The tale of two disciplines: Economics versus(?) Public Health in the crisis of virus in India
The Dilemma: Humanity is facing a defining crisis, fighting against an invisible enemy with every resource in our intellectual, socio-political and emotional toolkit. Unfortunately, a dynamic has developed in this conversation which undermines our common goal. The fields of Public Health and Economics often find themselves pitted against one another, with experts and non-experts engaged in vigorous debates over the relative importance of health and economics. Such partisanship is misplaced. We all wish to minimize human suffering and promote well-being. We need to save lives and save livelihoods. An omnibus solution derived in a complex-systems, cost-benefit framework is needed. Experts in all field must collaborate to generate credible information, actionable knowledge and feasible solutions.
As many countries begin to reopen, public health experts are participating in charting a strategic path, even if this path involves suboptimal mitigation from a public health perspective. We must help pave the way to economic recovery. Putting political biases aside, we need to titrate policy and resources to balance between the public health goal of mitigation and the economic goal of reactivating the workforce. We must recognize that policymakers are riding a “Schrodinger’s seesaw,” changing swiftly from one position while preparing to return to the original if needed, to maintain balance in the face of uncertainty. As we lift the national lockdown version n.0 in India, and prepare for the next phase of the pandemic, we offer a brief synthesis of the situation as pragmatic public health scholars. We as stochastic modelers have been following the course of the virus closely in India with no crystal ball in front of us but a voice guided by humanitarian data science.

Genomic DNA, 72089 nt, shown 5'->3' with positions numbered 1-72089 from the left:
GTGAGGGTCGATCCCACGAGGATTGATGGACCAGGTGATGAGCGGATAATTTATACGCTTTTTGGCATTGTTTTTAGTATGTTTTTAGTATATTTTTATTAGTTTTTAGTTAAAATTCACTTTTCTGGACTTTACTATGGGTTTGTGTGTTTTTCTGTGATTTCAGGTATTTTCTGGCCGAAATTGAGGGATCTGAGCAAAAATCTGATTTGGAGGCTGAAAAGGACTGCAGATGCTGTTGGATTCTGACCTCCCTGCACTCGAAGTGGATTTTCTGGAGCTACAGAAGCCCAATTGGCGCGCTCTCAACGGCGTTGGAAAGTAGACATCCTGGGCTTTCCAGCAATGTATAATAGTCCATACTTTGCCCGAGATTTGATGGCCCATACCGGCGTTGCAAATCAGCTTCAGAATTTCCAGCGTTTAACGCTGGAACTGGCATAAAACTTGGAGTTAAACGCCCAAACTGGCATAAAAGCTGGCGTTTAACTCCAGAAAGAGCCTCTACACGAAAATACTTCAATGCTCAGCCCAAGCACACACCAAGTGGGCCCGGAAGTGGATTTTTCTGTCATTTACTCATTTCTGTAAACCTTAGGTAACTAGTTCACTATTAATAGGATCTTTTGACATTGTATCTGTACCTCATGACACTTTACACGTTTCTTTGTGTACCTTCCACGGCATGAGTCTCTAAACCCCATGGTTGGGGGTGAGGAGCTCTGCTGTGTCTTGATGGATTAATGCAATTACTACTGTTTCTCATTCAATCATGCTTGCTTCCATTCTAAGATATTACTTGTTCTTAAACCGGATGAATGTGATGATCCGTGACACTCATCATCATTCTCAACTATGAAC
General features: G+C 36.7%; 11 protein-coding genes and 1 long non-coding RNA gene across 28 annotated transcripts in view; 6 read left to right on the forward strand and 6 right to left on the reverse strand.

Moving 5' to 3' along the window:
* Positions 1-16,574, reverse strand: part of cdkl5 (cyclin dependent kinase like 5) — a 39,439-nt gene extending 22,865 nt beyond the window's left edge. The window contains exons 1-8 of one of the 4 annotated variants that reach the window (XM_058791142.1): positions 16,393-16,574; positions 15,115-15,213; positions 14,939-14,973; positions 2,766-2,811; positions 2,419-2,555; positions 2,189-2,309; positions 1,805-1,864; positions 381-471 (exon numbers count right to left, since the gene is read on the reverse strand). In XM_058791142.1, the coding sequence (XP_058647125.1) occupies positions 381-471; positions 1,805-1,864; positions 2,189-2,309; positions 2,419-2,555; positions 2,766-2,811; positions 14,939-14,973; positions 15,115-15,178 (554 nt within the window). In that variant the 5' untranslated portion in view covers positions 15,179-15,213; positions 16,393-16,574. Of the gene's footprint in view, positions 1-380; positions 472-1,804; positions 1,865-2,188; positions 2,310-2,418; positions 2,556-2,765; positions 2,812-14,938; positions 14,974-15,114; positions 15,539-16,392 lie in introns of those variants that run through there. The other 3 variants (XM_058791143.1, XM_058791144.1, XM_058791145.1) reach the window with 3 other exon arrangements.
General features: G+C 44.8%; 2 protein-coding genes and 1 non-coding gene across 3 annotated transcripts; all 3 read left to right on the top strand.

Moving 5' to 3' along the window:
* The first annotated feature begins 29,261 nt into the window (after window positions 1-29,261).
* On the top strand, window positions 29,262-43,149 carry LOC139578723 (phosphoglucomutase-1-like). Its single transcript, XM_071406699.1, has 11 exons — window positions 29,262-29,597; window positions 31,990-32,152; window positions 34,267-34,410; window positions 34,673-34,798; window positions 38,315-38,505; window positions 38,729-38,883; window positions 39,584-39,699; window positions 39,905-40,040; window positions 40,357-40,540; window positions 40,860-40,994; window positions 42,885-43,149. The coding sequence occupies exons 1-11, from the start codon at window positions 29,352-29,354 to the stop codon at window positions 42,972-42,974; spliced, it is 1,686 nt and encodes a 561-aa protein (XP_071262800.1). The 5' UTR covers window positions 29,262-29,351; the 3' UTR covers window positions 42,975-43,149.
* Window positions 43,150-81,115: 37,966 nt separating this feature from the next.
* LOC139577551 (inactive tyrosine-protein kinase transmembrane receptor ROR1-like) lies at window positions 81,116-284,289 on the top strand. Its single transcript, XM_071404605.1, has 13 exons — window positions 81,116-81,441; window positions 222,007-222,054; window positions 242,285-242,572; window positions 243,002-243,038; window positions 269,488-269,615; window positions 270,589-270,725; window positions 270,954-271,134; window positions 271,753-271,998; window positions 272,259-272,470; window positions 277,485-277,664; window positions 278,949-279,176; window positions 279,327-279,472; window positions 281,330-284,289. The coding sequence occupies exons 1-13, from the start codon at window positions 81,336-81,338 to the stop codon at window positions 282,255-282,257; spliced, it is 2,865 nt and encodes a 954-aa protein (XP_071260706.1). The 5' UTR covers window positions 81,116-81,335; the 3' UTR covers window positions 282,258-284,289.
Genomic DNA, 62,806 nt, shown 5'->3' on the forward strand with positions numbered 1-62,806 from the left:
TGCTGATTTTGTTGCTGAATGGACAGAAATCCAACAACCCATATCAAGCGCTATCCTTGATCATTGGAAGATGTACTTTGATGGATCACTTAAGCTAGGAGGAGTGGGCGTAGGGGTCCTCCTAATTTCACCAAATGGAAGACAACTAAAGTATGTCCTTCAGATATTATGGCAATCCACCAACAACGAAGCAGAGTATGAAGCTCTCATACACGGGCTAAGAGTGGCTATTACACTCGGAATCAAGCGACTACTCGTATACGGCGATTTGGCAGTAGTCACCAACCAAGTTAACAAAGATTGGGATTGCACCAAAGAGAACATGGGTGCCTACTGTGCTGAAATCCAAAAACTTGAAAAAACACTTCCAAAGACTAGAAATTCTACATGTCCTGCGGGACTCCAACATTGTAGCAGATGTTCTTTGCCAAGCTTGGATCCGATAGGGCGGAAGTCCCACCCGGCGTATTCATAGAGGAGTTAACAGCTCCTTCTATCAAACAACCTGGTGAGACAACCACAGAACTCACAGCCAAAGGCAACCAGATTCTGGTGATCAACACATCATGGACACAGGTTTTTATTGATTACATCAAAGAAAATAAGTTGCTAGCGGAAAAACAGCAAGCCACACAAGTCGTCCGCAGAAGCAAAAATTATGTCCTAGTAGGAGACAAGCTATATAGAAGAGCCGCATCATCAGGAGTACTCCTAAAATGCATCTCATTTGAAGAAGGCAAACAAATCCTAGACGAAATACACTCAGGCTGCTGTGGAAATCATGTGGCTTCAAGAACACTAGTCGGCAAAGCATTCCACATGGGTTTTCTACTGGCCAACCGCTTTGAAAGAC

What do we know now? In the middle of March, when the coronavirus outbreak started to explode in multiple countries around the world, India adopted draconian prevention measures. On orders from the national government, we hunkered down to buy time and to prepare ourselves.
The virus caught us almost completely off-guard. Now, however, we know more about the virus. Scientists are working round-the-clock to learn more. We have seen successes in flattening the curve by strict adherence to social distancing. We know more about person-to-person and person-to-object-to-person transmissions. With the exception of few hotspots, hospital capacity is not saturated. Promising drugs for severely ill patients and possibly an accelerated timeline for the vaccine is in the horizon. We know we need to ramp up testing capacity, possibly using a dual strategy of using both RT-PCR and serology tests. We know that there has probably been a much larger number of asymptomatic infections that were never reported. We know open areas and sunlight may reduce transmission while confined spaces are particularly conducive to the spread. Properties of the virus that we now know provide critical information for an exit strategy. Though there is still a great degree of uncertainty and despair, there is hope.